Entering self-employment – and so being able to choose and adjust your own working hours – sounds exciting. However, setting up your own business – and so having your own team of workers who can fill in for you when you can’t work of your own accord – sounds even better.
Being a business owner isn’t easy, however. Marketing guru Neil Patel warns that 71% of businesses fail within a decade. That’s why, whatever kind of business you start, you should aim to get it soaring as soon as possible.
Give yourself a strong financial base to build on
Business guru Carl Reader, who wrote the book BOSS IT, cautions in a Bytestart.co.uk article that, despite the glamorous facade of business ownership, it entails “a far more thrilling rollercoaster than employed life – big highs are often followed by even bigger lows.”
This leads Reader to advise that, if you are mulling moving into business ownership, you first make sure you are financially stable – and you don’t abandon your day job until then.
Make sure a genuine market exists for your offerings
Many of your friends and family members might wish you good luck when you tell them you are starting a business, but good wishes won’t pay the bills.
You also shouldn’t take your loved ones’ word for it if they say they will buy from your company – they might not want to dampen your spirit by suggesting otherwise. It’s the market for your company’s products or services that you will need to fall back on, so check that this market exists.
Recruit the right people to your team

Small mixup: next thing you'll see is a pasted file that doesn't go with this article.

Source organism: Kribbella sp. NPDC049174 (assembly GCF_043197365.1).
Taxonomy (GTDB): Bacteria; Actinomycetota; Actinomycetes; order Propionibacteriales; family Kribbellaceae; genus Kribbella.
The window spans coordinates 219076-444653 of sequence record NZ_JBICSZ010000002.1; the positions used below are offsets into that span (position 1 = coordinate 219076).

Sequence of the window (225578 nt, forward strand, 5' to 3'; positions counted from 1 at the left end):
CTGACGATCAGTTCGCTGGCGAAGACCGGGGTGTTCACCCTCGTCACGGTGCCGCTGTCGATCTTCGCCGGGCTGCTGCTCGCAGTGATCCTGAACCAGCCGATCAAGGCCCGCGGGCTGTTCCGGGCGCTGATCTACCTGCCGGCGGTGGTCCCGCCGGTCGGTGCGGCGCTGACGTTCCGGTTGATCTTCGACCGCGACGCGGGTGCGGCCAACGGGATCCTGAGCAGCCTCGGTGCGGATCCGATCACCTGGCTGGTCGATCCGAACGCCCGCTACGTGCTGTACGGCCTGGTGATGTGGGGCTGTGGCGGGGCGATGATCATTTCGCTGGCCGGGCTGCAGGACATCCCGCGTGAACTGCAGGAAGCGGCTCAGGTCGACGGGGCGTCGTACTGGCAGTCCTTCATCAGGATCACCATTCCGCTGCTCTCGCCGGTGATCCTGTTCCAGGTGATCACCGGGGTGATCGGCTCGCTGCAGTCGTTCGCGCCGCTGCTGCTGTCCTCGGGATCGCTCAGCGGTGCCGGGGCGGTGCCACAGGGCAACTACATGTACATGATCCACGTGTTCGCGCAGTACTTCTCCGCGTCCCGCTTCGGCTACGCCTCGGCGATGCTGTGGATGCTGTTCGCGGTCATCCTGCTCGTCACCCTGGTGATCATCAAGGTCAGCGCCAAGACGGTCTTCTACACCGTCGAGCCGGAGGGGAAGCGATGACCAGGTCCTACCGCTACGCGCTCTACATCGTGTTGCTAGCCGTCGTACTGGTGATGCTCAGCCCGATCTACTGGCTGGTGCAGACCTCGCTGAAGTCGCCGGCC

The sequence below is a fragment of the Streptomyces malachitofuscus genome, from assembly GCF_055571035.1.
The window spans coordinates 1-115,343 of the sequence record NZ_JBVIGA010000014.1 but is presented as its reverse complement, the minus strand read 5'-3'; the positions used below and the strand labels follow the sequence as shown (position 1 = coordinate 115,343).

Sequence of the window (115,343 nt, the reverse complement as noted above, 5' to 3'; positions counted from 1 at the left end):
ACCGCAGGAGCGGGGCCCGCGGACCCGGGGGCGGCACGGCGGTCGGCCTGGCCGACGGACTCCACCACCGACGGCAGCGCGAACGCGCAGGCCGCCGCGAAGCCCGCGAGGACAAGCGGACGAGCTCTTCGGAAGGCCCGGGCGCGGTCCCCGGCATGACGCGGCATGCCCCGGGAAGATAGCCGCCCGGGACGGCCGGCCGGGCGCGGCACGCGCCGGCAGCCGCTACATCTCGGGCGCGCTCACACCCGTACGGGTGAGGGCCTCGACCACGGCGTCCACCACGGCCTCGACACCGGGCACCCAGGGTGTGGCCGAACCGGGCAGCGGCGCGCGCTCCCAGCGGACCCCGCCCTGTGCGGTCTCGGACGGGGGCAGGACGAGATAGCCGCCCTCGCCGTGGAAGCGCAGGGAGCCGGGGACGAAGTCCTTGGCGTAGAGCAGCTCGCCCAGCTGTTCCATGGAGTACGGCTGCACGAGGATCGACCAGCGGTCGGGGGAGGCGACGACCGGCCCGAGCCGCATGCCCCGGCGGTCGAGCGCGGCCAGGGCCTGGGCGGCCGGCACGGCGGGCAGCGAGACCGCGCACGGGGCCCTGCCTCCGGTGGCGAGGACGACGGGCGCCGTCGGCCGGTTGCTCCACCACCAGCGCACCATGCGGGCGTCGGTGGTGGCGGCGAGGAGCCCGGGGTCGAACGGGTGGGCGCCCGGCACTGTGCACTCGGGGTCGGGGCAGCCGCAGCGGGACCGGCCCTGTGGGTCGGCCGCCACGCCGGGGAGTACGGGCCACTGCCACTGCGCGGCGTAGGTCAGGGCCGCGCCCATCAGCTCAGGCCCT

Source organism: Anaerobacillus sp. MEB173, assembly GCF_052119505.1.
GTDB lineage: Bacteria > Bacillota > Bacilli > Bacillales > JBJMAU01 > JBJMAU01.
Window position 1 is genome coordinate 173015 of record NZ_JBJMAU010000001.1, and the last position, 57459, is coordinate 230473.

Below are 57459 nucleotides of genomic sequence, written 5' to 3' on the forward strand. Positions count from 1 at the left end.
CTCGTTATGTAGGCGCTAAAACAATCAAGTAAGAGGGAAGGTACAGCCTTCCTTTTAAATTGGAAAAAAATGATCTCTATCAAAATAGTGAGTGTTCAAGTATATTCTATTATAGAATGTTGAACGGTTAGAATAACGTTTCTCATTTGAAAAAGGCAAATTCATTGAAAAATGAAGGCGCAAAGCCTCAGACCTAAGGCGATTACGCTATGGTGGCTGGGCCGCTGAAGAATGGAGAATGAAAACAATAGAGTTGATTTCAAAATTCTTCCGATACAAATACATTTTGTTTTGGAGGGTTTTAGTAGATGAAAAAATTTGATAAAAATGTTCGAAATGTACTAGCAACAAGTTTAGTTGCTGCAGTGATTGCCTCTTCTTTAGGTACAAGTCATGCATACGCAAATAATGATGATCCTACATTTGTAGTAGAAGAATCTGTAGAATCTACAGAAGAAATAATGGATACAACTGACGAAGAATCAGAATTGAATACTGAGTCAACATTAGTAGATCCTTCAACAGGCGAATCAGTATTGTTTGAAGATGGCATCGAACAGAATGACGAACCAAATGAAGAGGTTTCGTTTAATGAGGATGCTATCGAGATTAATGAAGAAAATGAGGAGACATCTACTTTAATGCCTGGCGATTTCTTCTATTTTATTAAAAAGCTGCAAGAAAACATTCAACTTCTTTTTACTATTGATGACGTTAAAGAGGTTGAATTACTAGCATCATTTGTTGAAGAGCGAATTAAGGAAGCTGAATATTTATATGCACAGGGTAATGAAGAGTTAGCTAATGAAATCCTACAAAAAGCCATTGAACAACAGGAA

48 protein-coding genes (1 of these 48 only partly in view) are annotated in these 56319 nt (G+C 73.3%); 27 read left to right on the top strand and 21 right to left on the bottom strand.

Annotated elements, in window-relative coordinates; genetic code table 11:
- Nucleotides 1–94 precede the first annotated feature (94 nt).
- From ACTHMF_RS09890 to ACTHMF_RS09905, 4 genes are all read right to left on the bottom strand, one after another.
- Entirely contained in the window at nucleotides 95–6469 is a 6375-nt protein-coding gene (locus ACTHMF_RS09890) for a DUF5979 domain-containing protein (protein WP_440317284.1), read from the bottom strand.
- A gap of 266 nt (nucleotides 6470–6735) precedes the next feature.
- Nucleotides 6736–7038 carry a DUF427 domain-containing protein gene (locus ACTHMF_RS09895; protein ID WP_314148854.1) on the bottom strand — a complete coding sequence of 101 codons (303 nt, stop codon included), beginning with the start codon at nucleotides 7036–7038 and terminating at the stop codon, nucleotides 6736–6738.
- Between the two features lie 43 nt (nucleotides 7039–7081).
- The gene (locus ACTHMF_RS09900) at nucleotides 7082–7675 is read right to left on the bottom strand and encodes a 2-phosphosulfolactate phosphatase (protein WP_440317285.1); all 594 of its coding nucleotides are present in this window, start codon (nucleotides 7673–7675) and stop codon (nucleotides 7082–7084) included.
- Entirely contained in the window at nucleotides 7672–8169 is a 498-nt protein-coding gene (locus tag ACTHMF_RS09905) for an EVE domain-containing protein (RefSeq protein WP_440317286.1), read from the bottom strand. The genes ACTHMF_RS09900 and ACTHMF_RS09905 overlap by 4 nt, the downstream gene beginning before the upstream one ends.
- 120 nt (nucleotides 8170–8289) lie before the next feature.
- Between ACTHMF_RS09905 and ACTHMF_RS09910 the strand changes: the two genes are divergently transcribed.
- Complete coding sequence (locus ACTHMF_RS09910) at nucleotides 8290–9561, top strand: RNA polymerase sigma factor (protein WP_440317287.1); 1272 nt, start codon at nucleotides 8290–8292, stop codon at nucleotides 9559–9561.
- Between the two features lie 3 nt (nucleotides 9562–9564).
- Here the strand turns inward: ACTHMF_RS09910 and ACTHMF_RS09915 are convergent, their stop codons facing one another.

In an Entrepreneur article, Patel suggests that you employ remote workers, as the cost-effective talent your business needs might not exactly be on the doorstep.
You should also, at least for now, be open to recruiting contract workers – as many of the suitably skilled workers you target could feel reticent about making a long-term commitment to a startup that, by definition, is still charting financially uncertain waters.
Proactively look for customers
On the subject of attracting customers, Reader warns: “You need to call them rather than waiting for them to call you.” In other words, don’t just assume that “if you build it, they will come”.
Still, the subheading refers simply to “customers” rather than “new customers” – and for good reason. Once you have a customer’s contact details as a result of that customer having bought from you for the first time, you should aim to make the relationship an enduring one.
Get to know your existing customer base
Fortunately, you can easily do that by regularly engaging with them – for example, on your company’s social media pages as well as through your various customer service channels.
Keeping track of your customer’s questions and concerns can admittedly become tricky if your customers have various means of contacting you – for example, by phone, email and instant messaging. That’s why you should consider investing in a cloud-hosted phone system that would let you intuitively weave many different communication platforms into one.